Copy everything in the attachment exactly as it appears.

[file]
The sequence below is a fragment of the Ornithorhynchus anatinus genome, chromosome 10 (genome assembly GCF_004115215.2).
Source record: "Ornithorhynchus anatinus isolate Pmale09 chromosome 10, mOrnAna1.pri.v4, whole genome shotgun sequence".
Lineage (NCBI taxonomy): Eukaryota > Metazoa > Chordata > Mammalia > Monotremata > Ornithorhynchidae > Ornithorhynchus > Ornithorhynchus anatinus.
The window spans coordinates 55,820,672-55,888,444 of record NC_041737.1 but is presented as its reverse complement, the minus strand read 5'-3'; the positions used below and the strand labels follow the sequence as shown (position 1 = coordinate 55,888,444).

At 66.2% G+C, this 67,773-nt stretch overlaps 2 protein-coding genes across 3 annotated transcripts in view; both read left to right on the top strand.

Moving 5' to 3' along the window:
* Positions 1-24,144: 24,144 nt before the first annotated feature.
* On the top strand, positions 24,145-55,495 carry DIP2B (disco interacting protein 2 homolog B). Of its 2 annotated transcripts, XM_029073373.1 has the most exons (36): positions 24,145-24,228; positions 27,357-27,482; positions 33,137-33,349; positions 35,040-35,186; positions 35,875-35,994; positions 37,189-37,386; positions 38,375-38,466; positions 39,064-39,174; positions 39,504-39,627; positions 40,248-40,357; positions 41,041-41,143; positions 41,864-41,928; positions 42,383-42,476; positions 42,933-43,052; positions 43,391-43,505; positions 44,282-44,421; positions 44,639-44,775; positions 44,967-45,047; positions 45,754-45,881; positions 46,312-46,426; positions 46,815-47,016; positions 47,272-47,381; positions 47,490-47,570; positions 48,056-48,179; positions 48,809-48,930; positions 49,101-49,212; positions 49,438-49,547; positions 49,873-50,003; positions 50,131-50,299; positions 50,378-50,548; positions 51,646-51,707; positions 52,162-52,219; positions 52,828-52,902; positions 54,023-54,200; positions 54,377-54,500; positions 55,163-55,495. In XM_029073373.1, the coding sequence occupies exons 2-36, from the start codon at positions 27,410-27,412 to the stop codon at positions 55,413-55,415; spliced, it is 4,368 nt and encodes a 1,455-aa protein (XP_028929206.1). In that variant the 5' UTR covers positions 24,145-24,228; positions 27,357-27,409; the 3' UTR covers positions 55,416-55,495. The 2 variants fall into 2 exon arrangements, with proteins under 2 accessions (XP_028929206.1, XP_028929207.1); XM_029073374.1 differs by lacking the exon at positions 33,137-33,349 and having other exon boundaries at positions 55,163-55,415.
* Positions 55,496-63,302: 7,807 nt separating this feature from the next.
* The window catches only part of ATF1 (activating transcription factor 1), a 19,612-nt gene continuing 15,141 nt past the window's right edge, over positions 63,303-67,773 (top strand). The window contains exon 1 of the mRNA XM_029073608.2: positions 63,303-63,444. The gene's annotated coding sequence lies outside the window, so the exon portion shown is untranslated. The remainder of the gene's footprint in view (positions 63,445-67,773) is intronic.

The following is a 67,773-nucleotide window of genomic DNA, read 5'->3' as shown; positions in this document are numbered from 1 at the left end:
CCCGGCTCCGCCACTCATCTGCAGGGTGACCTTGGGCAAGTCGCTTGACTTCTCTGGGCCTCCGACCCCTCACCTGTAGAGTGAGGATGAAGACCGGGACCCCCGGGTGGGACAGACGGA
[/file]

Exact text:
The sequence below is a fragment of the Ornithorhynchus anatinus genome, chromosome 10 (genome assembly GCF_004115215.2).
Source record: "Ornithorhynchus anatinus isolate Pmale09 chromosome 10, mOrnAna1.pri.v4, whole genome shotgun sequence".
Lineage (NCBI taxonomy): Eukaryota > Metazoa > Chordata > Mammalia > Monotremata > Ornithorhynchidae > Ornithorhynchus > Ornithorhynchus anatinus.
The window spans coordinates 55,820,672-55,888,444 of record NC_041737.1 but is presented as its reverse complement, the minus strand read 5'-3'; the positions used below and the strand labels follow the sequence as shown (position 1 = coordinate 55,888,444).

At 66.2% G+C, this 67,773-nt stretch overlaps 2 protein-coding genes across 3 annotated transcripts in view; both read left to right on the top strand.

Moving 5' to 3' along the window:
* Positions 1-24,144: 24,144 nt before the first annotated feature.
* On the top strand, positions 24,145-55,495 carry DIP2B (disco interacting protein 2 homolog B). Of its 2 annotated transcripts, XM_029073373.1 has the most exons (36): positions 24,145-24,228; positions 27,357-27,482; positions 33,137-33,349; positions 35,040-35,186; positions 35,875-35,994; positions 37,189-37,386; positions 38,375-38,466; positions 39,064-39,174; positions 39,504-39,627; positions 40,248-40,357; positions 41,041-41,143; positions 41,864-41,928; positions 42,383-42,476; positions 42,933-43,052; positions 43,391-43,505; positions 44,282-44,421; positions 44,639-44,775; positions 44,967-45,047; positions 45,754-45,881; positions 46,312-46,426; positions 46,815-47,016; positions 47,272-47,381; positions 47,490-47,570; positions 48,056-48,179; positions 48,809-48,930; positions 49,101-49,212; positions 49,438-49,547; positions 49,873-50,003; positions 50,131-50,299; positions 50,378-50,548; positions 51,646-51,707; positions 52,162-52,219; positions 52,828-52,902; positions 54,023-54,200; positions 54,377-54,500; positions 55,163-55,495. In XM_029073373.1, the coding sequence occupies exons 2-36, from the start codon at positions 27,410-27,412 to the stop codon at positions 55,413-55,415; spliced, it is 4,368 nt and encodes a 1,455-aa protein (XP_028929206.1). In that variant the 5' UTR covers positions 24,145-24,228; positions 27,357-27,409; the 3' UTR covers positions 55,416-55,495. The 2 variants fall into 2 exon arrangements, with proteins under 2 accessions (XP_028929206.1, XP_028929207.1); XM_029073374.1 differs by lacking the exon at positions 33,137-33,349 and having other exon boundaries at positions 55,163-55,415.
* Positions 55,496-63,302: 7,807 nt separating this feature from the next.
* The window catches only part of ATF1 (activating transcription factor 1), a 19,612-nt gene continuing 15,141 nt past the window's right edge, over positions 63,303-67,773 (top strand). The window contains exon 1 of the mRNA XM_029073608.2: positions 63,303-63,444. The gene's annotated coding sequence lies outside the window, so the exon portion shown is untranslated. The remainder of the gene's footprint in view (positions 63,445-67,773) is intronic.

The following is a 67,773-nucleotide window of genomic DNA, read 5'->3' as shown; positions in this document are numbered from 1 at the left end:
CCCGGCTCCGCCACTCATCTGCAGGGTGACCTTGGGCAAGTCGCTTGACTTCTCTGGGCCTCCGACCCCTCACCTGTAGAGTGAGGATGAAGACCGGGACCCCCGGGTGGGACAGACGGA